Glaube, Hoffnung, Liebe; Auf dem Wasser zu singen; Totengräbers Heimwehe, etc
Samuel Hasselhorn (baritone), Joseph Middleton (piano)
Harmonia Mundi HMM902689 68:58 mins
A canny conflation of trusty evergreens with ‘the path less trodden’ plus a flair for pungent balladry informed Samuel Hasselhorn’s previous recorded collaboration with pianist Joseph Middleton. Now they turn their attention from Schumann to Schubert, repeating the formula in an exploration of the title song’s Glaube, Hoffnung, Liebe (Faith, Hope, Love) – touchstones, maintains Hasselhorn, of Lieder’s imperative to hold up a mirror to the human condition. Favourites such as Erlkönig and Nacht und Träume are spliced with less well-known fare, and the final work – Abschied von der Erde (paired with a setting of Mayrhofer’s Abschied) – eschews the sung voice for a spoken text with accompaniment enfolding the last words of a dying man, (any hint of mawkishness happily sidestepped).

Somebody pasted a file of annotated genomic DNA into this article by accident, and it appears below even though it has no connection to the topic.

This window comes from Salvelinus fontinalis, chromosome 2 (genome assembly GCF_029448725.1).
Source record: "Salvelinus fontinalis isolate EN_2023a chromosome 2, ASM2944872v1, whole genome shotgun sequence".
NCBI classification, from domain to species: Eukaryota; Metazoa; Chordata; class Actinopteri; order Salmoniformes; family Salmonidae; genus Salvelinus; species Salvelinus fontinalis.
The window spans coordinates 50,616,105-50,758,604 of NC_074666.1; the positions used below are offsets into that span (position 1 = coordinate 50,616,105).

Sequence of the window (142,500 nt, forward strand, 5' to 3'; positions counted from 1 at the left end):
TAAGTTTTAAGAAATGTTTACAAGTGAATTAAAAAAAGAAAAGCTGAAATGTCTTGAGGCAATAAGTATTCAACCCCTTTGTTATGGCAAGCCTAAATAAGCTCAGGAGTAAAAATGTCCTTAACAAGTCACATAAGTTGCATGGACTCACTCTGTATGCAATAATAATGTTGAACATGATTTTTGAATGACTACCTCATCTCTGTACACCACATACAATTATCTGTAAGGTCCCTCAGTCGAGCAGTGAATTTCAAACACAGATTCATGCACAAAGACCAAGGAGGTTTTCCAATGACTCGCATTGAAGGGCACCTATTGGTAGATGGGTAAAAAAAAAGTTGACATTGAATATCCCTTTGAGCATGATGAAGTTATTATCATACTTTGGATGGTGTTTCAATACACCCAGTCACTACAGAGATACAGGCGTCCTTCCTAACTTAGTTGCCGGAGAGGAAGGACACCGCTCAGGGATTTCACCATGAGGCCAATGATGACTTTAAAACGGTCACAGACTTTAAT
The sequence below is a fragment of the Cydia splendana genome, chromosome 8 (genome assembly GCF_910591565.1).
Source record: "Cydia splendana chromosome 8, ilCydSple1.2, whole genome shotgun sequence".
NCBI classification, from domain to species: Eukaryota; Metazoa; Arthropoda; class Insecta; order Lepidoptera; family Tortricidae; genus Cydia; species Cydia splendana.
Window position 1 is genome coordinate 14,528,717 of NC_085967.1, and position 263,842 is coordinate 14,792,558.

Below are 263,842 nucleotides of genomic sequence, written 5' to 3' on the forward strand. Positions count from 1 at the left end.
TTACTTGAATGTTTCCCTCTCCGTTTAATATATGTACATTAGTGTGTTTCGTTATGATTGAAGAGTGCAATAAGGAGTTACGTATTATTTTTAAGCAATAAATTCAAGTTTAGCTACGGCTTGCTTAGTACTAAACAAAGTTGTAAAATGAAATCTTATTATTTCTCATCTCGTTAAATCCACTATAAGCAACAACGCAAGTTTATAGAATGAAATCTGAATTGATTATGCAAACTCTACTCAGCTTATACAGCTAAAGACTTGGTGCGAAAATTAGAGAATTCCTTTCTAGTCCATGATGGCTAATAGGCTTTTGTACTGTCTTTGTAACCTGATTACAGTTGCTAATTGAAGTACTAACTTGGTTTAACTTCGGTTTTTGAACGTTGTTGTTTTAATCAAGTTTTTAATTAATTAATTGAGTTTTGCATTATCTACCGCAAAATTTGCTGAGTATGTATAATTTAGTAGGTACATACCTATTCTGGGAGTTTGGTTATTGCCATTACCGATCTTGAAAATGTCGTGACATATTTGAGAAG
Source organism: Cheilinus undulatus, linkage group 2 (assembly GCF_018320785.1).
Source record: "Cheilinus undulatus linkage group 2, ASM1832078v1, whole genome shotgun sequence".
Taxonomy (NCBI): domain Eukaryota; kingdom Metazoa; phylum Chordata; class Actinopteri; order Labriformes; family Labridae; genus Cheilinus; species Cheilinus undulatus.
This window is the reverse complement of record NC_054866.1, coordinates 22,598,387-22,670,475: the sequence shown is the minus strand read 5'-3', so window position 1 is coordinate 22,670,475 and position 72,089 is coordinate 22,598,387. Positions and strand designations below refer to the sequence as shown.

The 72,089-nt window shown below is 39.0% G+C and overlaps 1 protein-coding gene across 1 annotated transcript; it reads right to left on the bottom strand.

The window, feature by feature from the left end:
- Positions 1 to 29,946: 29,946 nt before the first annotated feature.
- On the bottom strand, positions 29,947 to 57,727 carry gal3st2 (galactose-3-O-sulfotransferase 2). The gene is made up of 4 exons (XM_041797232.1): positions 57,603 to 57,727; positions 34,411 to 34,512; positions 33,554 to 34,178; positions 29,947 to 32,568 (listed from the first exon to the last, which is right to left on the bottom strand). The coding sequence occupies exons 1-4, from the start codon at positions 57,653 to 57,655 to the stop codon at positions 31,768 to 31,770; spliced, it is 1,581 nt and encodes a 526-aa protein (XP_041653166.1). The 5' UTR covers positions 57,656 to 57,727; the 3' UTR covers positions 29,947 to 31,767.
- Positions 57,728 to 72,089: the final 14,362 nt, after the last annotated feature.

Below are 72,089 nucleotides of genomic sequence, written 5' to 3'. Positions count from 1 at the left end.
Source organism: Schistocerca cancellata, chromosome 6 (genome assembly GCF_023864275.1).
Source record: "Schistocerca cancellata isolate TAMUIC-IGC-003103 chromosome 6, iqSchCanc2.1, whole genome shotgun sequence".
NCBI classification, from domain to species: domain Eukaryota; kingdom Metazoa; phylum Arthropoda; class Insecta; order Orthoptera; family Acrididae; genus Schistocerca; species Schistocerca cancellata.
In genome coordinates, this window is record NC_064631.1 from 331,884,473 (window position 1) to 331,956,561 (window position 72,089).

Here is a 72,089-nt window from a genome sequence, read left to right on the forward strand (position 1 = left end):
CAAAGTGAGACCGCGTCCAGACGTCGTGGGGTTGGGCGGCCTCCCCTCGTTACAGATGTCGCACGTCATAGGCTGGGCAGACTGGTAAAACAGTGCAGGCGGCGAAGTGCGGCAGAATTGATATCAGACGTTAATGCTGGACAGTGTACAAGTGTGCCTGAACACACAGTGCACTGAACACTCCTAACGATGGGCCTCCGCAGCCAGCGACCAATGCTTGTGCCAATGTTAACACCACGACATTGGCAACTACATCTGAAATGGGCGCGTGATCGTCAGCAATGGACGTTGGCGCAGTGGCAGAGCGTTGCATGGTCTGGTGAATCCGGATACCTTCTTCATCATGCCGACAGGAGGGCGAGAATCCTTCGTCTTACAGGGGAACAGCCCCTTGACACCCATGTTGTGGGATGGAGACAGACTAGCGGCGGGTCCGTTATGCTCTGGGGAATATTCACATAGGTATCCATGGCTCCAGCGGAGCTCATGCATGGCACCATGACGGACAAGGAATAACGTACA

Death shadows many of the songs, but some of the pairings are particularly instructive. Am Tage aller Seelen, for example, takes on the mantle of a lullaby for Erlkönig’s dead child; and Des Fischers Liederglück is answered by the rippling reassurance of Auf dem Wasser zu singen. Hasselhorn’s emotional range is formidable, alive to the power of a single carefully-coloured inflection within the arc of a perfectly-shaped line. Spurred on by Middleton, the acuity of the storytelling never falters from the grotesquerie of Der Zwergto the terrifying, frenzied landscape of Erlkönig – the child’s cries of ‘mein Vater’ chilling; the last two words, ‘war tod’, numb with unutterable horror. A worthy successor to the Schumann disc, Glaube is at once a thoughtful and thought-provoking Schubertiade rich in illuminating juxtapositions and insights.